By the time I reached the Chesapeake Bay Bridge tunnel on my way to Norfolk, Virginia and old Dominion University, I have driven over 800 miles and over 15 hours . All along the way I kept telling my self to dream big; act big; this can be done; and don’t quit on this. Every day I recited the one goal I had in my head: National Champions. I pictured how it would lay out and how I would celebrate over and over again. Never mind that I didn’t know the players; I was simply going by my gut feeling I had about the head coach who hired me. Every day I reminded myself over and over who I would become: a National Champion.
Everyone I knew wanted to know why I would uproot myself and leave everything behind. Why I would move into a tiny furnished apartment in the roughest part of Norfolk. Inevitably every conversation came down to a few questions: Where the heck is ODU? What is ODU? Tell me again why you want to go there after all the hours spent studying, practicing, and building a nice world for yourself as a respected teacher and winning high school basketball coach.
Furthermore, why wouldn’t I want to follow everyone else and get a job working for the State of New York. After all, great benefits, pension, and a good salary. Why move to a place where no one knows you and no one knows who the heck is “ODwho” (as we affectionately called the school)?
It dawned on me one day when I was on a bus trip to Yankee Stadium to see my idol Mickey Mantle play. We were sitting in the nosebleed section of the stadium out in right field and a friend said to me, “Isn’t it amazing that all these guys are doing what they love? They are living their childhood dreams of playing ball.” It hit me at that moment that up until then I was watching life form the nosebleed section of the stadium. Even though I had a good life, it was comfortable and I was watching life from the sidelines. I made a promise to myself to get in the game, dream big, and make every moment count. I wanted to be in the game…the BIG game.
Are you in the game? Are you watching life from the top of the stadium or are you on the field? Are you making most moments count in your life? Do you have a big dream that weighs on your “what if”?
I mean let’s be real here. Life is short. The average life expectancy is between 78-81 years. That’s short…so short. And corporate life? According to a study done by INNOSIGHT/Richard N. Foster/Standard & Poor’s the average corporate job lasts seven years. Seven years! So why wouldn’t you take charge and make every moment count.
Life is about playing full out, all the time with passion, compassion, and enthusiasm. It’s doing what you love and finding the love in what you do. We have to get in game and make this week count.
People will tell you it’s impossible. There will be naysayers in whatever you try to do “full out.” I had my naysayers. When I came back from basketball camp and told everyone what I wanted to do and why I wanted to do it, they all thought I was joking at first. Then insane. “You’re not going to go to an unknown school and win a National Championship,” they said. Well I better because that’s how I got my job. They all said I was crazy, that I was throwing my life away, and that it was impossible.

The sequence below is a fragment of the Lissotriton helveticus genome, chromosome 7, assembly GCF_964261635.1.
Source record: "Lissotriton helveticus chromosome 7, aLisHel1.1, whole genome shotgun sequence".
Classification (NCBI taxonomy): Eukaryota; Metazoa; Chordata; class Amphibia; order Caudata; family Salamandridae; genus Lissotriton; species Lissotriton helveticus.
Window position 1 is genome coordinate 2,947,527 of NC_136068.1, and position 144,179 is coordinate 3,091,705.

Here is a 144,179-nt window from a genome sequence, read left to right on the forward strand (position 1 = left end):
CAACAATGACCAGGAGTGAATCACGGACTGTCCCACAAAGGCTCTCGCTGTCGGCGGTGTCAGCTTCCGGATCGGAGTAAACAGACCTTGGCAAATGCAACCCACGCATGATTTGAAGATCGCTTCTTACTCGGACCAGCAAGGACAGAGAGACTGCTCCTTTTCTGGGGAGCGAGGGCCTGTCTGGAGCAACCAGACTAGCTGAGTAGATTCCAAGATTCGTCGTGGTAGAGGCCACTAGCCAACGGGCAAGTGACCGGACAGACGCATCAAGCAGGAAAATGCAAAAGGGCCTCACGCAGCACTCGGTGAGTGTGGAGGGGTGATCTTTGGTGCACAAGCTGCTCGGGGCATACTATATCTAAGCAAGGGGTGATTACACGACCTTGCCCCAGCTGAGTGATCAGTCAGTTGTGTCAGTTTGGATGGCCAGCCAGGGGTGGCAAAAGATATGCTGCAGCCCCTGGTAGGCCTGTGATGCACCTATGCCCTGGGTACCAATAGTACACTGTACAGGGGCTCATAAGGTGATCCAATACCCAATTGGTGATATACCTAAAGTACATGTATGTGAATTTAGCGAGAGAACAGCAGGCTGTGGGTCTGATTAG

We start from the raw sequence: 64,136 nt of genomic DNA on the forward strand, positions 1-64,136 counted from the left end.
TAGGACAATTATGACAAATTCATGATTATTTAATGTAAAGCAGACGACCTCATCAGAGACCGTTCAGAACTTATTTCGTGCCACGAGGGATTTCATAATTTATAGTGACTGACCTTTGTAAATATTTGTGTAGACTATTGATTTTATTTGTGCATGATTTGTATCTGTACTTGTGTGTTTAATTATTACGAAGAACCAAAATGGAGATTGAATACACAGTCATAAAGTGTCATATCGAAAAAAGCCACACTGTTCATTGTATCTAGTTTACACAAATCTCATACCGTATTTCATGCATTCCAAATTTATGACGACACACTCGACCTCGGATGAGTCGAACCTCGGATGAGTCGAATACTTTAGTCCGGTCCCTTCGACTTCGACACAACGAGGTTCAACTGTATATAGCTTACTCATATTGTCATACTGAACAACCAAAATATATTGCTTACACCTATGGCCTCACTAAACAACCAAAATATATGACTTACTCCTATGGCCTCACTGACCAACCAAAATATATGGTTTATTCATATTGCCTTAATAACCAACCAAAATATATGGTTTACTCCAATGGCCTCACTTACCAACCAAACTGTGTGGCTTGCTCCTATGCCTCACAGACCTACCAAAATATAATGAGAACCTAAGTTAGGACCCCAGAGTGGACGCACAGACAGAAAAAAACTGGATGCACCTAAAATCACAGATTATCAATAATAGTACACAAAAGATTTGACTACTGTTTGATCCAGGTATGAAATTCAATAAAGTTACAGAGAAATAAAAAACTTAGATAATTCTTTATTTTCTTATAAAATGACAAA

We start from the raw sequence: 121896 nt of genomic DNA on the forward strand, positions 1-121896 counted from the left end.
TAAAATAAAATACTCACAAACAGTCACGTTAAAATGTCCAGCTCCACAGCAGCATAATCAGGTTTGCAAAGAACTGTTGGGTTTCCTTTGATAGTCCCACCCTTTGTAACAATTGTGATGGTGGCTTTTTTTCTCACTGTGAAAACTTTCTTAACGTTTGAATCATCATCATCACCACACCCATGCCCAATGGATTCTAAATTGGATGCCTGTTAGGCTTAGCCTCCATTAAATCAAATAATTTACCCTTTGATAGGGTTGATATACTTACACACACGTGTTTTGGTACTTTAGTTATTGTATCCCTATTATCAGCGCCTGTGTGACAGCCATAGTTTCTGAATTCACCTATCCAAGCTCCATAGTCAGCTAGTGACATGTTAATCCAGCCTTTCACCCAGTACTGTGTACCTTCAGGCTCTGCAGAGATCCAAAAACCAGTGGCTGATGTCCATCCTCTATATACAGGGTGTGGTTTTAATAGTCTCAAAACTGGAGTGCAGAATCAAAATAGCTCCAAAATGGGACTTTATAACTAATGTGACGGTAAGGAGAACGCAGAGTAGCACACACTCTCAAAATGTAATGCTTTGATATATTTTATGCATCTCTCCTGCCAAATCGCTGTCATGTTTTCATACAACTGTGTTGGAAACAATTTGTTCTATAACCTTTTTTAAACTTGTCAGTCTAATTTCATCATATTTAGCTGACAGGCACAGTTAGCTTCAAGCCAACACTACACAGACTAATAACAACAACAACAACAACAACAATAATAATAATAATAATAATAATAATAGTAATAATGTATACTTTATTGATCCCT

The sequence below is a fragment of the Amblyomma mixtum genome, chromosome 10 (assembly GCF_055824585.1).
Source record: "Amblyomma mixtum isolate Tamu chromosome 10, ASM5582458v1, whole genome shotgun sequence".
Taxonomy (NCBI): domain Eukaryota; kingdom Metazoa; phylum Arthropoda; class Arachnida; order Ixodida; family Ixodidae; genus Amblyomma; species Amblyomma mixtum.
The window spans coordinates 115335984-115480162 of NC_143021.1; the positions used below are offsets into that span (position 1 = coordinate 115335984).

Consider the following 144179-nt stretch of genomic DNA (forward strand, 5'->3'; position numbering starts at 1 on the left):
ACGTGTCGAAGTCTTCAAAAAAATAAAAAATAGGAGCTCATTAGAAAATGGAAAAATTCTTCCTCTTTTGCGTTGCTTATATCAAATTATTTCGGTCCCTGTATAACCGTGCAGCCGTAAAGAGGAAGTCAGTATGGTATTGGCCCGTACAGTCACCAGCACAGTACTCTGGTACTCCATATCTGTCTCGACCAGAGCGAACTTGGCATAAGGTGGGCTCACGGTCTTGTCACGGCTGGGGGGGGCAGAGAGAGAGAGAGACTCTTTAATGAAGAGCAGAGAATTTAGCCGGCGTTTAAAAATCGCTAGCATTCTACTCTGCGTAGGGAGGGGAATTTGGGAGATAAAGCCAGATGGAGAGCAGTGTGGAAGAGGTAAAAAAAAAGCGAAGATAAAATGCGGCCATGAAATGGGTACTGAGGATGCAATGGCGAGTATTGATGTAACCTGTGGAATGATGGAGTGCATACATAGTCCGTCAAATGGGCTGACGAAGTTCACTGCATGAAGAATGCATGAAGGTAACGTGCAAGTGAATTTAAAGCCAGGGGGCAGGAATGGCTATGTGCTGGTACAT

Possible is just a word people use to justify what they have in life…this is possible my life. Why? Because it’s a whole lot easier to accept what you have in life than to go out, disrupt your balance, and make a difference. It’s just the way we all justify what’s handed to us…our job, our family, our territory, our quota.
Now I’m not telling you to go out and disrupt your territory or quota. I am telling you to get outside what you have right now and dream big. I am telling you to go out and make your life, your way, your design.
Do this for me right now. Hold your hands in front of you about a foot apart. That’s how far you are from doing the impossible. I’ll prove it to you. Now put your hands on either side of your head. How far you are from making impossible possible is between your hands. It’s in your head.
Impossible is only impossible until someone does it for the first time. The light bulb. Flying people up in the air all over the world in a few hours. Landing on the moon and coming back safely. Having 1000 songs and photos in your pocket. Selling a million dollars. All impossible until the first person did it then others followed.
The ODU team I mentioned earlier went 36-4 in their first 40 games. They went on to go to three Final Fours winning two of them. They went to an NIT and won that, and they came within one basket of going to four Final Fours. They set attendance records and were the first team nationally televised. Impossible? Never, but don’t ask the naysayers.
I’ve made a living by taking on tough assignments—as a coach, sales leader, and leadership development executive. Over and over I’ve seen that with the right influence and gratitude, nothing is impossible. What is your dream?
Question: What do you do when people tell you something is impossible? Leave your comment below.